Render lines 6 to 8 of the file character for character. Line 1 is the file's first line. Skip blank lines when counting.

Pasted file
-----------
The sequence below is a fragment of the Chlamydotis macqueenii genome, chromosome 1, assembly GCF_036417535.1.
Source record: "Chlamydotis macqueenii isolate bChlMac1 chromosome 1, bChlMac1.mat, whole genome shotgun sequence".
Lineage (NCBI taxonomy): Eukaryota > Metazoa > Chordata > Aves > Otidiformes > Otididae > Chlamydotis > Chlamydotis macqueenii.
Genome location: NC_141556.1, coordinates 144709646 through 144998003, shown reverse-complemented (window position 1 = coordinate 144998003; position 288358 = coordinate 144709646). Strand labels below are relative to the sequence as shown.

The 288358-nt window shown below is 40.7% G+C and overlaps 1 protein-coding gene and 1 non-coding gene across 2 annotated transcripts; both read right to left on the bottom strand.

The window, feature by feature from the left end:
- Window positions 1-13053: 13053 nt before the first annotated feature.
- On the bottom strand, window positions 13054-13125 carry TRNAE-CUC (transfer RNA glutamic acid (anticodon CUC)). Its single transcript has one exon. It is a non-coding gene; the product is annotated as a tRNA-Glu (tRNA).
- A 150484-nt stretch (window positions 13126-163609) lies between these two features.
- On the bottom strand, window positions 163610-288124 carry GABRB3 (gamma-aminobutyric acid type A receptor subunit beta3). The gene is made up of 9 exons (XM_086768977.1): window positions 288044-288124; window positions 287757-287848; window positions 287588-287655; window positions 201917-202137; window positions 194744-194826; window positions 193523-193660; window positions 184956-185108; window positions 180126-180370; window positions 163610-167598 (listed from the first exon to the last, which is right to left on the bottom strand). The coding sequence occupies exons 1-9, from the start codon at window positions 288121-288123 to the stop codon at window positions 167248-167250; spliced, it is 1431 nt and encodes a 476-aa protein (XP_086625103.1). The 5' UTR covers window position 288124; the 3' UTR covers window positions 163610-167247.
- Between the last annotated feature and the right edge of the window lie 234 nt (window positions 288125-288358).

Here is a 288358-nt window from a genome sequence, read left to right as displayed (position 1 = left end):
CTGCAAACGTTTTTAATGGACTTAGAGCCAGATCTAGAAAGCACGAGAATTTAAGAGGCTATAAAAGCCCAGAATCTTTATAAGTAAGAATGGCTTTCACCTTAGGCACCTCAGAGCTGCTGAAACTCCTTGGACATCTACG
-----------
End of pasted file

The window, feature by feature from the left end:
- Window positions 1-13053: 13053 nt before the first annotated feature.
- On the bottom strand, window positions 13054-13125 carry TRNAE-CUC (transfer RNA glutamic acid (anticodon CUC)). Its single transcript has one exon. It is a non-coding gene; the product is annotated as a tRNA-Glu (tRNA).